Health: the latest WMD in Syria
The continued destruction of a once proud and beautiful country enters its sixth year and the challenges the healthcare profession has had to endure in this unique warzone have been profound. There are many aspects that influence healthcare policy and provision in times of war; from the socioeconomic to the political, however what has been seen increasingly in the case of Syria is the undermining of medical neutrality and the consistent ‘weaponisation’ of health.
Not long after the last hospital in Eastern Aleppo had been razed to the ground, the city fell to regime forces and it is in depriving people of their basic access to healthcare that health has been weaponised against those who direly require it1. Destroying hospitals and killing health workers both native and otherwise not only denies access to civilians who need medical attention but also discourages doctors from abroad from coming to help serve a community under attack. When no place is sacred and even doctors, patients and hospitals are legitimate targets in war, we see a breakdown in human decency unlike any other; nearly 800 healthcare workers have been killed (documented) on the job between 2011-162. The Fourth Geneva Convention affords protection to all civilian populations in times of war, in particular health and humanitarian workers tending to both combatants and civilians alike thereby recognising the importance of respecting and protecting the work of the medical profession3.
‘Syria has become the most dangerous place on earth for health-care providers’, says the Lancet in a preliminary inquiry for The Lancet–American University of Beirut Commission on Syria2. The Syrian Regime and its allies have consistently and brazenly disregarded the Geneva Conventions with widespread aerial bombardment of civilian areas with an alleged emphasis on targeting hospitals and vital healthcare infrastructure. Without vital healthcare institutions life becomes untenable in these areas forcing civilians to choose between migration and surrender or certain death from communicable illness, starvation and injury. Despite these tactics and patterns of attacks by pro-governmental forces identified early on in the Syrian conflict, the situation has since escalated causing a mass exodus of doctors and medical professionals leaving a deficit with even more deficient resources to treat the ever increasing numbers of casualties2.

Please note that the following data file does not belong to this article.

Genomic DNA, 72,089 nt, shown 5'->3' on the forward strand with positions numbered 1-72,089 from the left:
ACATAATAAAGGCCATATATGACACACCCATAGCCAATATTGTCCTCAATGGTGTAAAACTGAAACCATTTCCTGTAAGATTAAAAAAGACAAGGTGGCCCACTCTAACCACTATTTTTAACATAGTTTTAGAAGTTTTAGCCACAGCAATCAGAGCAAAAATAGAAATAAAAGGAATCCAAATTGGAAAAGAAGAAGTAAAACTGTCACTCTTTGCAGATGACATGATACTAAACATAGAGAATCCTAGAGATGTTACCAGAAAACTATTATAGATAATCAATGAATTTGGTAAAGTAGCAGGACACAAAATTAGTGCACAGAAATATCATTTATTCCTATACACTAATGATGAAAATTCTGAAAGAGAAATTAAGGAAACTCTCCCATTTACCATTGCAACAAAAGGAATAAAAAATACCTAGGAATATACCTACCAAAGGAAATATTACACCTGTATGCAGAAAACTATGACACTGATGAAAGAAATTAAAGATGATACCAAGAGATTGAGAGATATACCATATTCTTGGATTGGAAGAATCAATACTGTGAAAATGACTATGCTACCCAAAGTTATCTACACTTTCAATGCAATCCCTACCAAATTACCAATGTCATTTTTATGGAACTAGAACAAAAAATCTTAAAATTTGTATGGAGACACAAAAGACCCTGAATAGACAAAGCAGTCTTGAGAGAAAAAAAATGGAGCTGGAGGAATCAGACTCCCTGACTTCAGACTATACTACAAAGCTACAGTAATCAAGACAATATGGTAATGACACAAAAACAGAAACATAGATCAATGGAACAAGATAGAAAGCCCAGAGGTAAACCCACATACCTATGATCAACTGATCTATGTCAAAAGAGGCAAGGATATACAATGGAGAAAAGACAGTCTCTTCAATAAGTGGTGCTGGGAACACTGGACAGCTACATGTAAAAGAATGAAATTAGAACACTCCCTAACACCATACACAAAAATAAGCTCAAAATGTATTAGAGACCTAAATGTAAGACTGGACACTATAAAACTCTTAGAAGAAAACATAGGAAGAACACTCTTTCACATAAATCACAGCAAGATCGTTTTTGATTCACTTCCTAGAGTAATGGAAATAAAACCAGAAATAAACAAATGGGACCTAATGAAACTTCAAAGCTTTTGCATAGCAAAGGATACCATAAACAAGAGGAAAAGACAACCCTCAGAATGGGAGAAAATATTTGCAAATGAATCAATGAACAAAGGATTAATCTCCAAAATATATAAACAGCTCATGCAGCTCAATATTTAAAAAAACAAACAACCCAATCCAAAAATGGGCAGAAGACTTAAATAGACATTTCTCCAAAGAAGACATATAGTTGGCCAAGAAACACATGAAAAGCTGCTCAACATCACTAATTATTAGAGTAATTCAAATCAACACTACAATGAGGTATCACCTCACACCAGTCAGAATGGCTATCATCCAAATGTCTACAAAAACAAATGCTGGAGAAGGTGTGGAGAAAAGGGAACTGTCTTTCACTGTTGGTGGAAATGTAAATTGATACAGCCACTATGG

The impact of weaponising healthcare is complex to categorise as its effects and implications are so far reaching. Some aspects to consider are, firstly, the immediate lack of access to medical assistance by those acutely unwell and injured collaterally in airstrikes or warzones. After this, the targeting and marginalization of doctors leads to underground hospitals and secret treatment out of fear for both the patient and the healthcare provider’s lives. Indeed in 2011 an execution of a doctor by pro governmental forces became the first of many such documented incidents4. Indeed this systematic targeting of medics in Syria by the Syrian regime culminated in legislation passed in 2012 that criminalised medical aid provision for opposition forces and those deemed to be in opposition to the regime, not dissimilar to Serbian legislation passed during the war in Kosovo5.
To be cont…
- Health workers and the weaponisation of health care in Syria: a preliminary inquiry for The Lancet–American University of Beirut Commission on Syria. Fouad M Fouad, Annie Sparrow, Ahmad Tarakji, Mohamad Alameddine, Fadi El-Jardali, Adam P Coutts, Nour El Arnaout, Lama Bou Karroum, Mohammed Jawad, Sophie Roborgh, Aula Abbara, Fadi Alhalabi, Ibrahim AlMasri, Samer Jabbour
- al-Khalidi S. Syrian forces shoot protesters, kill 6 in mosque. May 23, 2011. http://www.reuters.com/article/us-syria-gunfireidUSTRE72M04T20110323 (accessed March 7, 2017).
- United Nations Human Rights Council. Assault on medical care in Syria 2013. http://www.ohchr.org/EN/HRBodies/HRC/ RegularSessions/Session24/Documents/A-HRC-24-CRP-2.doc (accessed March 7, 2017).